We're sorry, says Canadian government, to citizens tortured in Syria

#HumanRights

Settlement in civil lawsuit comes 15 years after Abdullah Almalki, Ahmad Abou-Elmaati and Muayyed Nureddin were detained and tortured

Ottawa – under former Prime Minister Stephen Harper and his successor, Justin Trudeau – had until now refused to settle the case (AFP)
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Tuesday 21 March 2017 12:45 UTC
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TORONTO, Canada – Ottawa has formally apologised for the role officials may have played in the torture and abuse of three Canadian men in Syria in the aftermath of the 9/11 attacks.

The government announced on Friday that it had settled a longstanding civil lawsuit brought by Abdullah Almalki, Ahmad Abou-Elmaati and Muayyed Nureddin. The men were each tortured in detention in Syria between 2001 and 2003.

“On behalf of the Government of Canada, we wish to apologise to Mr Almalki, Mr Abou-Elmaati and Mr Nureddin, and their families, for any role Canadian officials may have played in relation to their detention and mistreatment abroad and any resulting harm,” Ministers Ralph Goodale and Chrystia Freeland said in a statement.

The government did not release specific details about the settlement.

It comes 15 years after Almalki, Abou-Elmaati and Nureddin were detained and subjected to long periods of torture at the hands of Syrian interrogators, after Canadian officials flagged them as having ties to terrorism.

Detention and torture in Syria

The Canadian government had accused Almalki, a Syrian-Canadian engineer living in Ottawa, and Abou-Elmaati and Nureddin, both from Toronto, of having ties to al-Qaeda. The men have always denied the accusations.

I hope that we as a country learn from such injustices and work to better our country by strengthening our human rights laws rather than weakening them

- Abdullah Almalki

But Canadian officials with the federal police service, the RCMP, and the Canadian spy agency, CSIS, shared their unproven claims with their counterparts in Syria.

Almalki was detained upon arrival at Damascus airport in 2002 and spent 22 months in detention.

Egyptian-Canadian Abou-Elmaati was arrested and detained for two months in 2001 in Syria, and then transferred to Egypt, where he was detained for another two years.

Nureddin, an Iraqi-Canadian geologist, was arrested in Syria in 2003 on his way back to Canada from Iraq, and detained for 33 days.

The men were subjected to torture and other inhumane and degrading treatment in detention.

Almalki reported that his Syrian interrogators beat him, whipped the soles of his feet with electric cables, verbally insulted him, and left him in stress positions for long periods of time, as they pressured him to confess to being involved in terrorism.

Canada indirectly responsible

In 2008, a Canadian commission of inquiry found that Canadian officials were indirectly responsible for what happened to the three men.

The commission, headed by former Supreme Court Justice Frank Lacobucci, found that officials had even submitted questions through Canada’s ambassador to Damascus at the time to Syrian interrogators to ask Almalki in prison.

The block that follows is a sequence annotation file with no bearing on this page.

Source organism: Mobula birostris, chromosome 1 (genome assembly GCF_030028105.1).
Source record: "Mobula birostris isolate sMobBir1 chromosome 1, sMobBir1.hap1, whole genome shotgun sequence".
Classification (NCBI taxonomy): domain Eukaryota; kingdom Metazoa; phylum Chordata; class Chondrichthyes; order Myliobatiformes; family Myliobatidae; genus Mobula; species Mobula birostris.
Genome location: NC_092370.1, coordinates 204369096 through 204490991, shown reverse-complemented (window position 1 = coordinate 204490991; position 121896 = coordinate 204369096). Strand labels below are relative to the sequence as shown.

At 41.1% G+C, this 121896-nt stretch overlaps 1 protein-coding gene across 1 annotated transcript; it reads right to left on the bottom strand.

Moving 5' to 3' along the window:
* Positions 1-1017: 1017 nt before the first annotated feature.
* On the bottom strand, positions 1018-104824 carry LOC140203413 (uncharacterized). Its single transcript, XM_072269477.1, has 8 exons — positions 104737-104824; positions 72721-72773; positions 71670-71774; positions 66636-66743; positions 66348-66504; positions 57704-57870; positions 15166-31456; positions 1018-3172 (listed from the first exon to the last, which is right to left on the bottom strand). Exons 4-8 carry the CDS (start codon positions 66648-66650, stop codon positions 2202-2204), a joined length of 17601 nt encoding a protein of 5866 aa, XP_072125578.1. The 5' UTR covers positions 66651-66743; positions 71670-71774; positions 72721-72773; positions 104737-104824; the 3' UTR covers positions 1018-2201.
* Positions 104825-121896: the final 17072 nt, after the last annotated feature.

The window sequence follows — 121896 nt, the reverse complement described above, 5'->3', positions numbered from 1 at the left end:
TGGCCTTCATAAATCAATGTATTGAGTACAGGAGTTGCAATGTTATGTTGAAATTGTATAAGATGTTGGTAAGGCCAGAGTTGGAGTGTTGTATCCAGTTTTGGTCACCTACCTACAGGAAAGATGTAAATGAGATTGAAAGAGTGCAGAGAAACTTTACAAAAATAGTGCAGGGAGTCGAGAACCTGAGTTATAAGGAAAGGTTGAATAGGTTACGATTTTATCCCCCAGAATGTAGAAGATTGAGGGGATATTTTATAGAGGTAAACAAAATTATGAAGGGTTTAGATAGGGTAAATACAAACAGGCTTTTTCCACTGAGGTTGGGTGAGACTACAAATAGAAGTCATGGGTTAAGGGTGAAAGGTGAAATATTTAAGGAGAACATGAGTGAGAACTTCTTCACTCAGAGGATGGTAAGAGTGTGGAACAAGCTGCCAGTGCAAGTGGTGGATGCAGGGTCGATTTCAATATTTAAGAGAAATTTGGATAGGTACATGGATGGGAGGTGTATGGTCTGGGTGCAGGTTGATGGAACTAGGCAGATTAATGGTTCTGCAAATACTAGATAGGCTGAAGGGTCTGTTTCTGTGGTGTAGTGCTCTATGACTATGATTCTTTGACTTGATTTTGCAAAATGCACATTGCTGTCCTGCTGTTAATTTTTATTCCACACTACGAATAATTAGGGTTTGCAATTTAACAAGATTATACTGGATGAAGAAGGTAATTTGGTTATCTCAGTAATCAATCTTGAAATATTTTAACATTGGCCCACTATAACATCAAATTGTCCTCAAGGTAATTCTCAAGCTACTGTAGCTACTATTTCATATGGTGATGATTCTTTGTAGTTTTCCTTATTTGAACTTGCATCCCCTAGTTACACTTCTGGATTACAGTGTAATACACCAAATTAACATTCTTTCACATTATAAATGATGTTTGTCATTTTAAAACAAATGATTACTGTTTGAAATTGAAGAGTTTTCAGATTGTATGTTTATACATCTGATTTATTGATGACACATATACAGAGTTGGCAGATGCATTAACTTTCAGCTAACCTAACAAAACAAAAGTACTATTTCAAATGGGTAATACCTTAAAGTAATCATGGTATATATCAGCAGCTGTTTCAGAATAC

Canada’s parliament urged the federal government in 2009 to apologise and compensate Almalki, Abou-Elmaati, and Nureddin, and correct any misinformation in the records of national security agencies in Canada and abroad.

But Ottawa - under former prime minister Stephen Harper and his successor Justin Trudeau – had until now refused to settle the case, which was expected to be heard in a Canadian court last month.

In a statement on Facebook on Sunday, Almalki said he was “very pleased” to get a long-awaited apology from the government and grateful that he and his family can now have closure.

“This is a victory for Canada and every Canadian who holds dear the Charter of Right[s] and Freedoms, the rule of law, freedom, equality, and dignity. It is also a victory for those who abhor torture, arbitrary detention, bigotry and racism,” he wrote.

‘Learn from injustices’

This is not the first time Canada has been forced to apologise and compensate citizens for its involvement in their mistreatment abroad.

Maher Arar, a Syrian-Canadian engineer, received $10.5m and a formal apology in 2007 after he sued the federal government. Arar was detained while transiting through the United States in 2002 and secretly deported to Syria, where he was tortured as a terrorism suspect for a year.

A separate commission of inquiry into his treatment found that Canadian police officials had shared false information about Arar being tied to terrorism – an unfounded allegation – with their US counterparts, which led to his detention.

Meanwhile, Almalki said he hoped hisstruggle, and that of many others over the years for truth, justice and reforms, will not be wasted”.

“I hope that we as a country learn from such injustices and work to better our country by strengthening our human rights laws rather than weakening them,” he wrote on Facebook. “We must strengthen laws and institutions to preserve our liberties and freedoms, rather than compromising them.”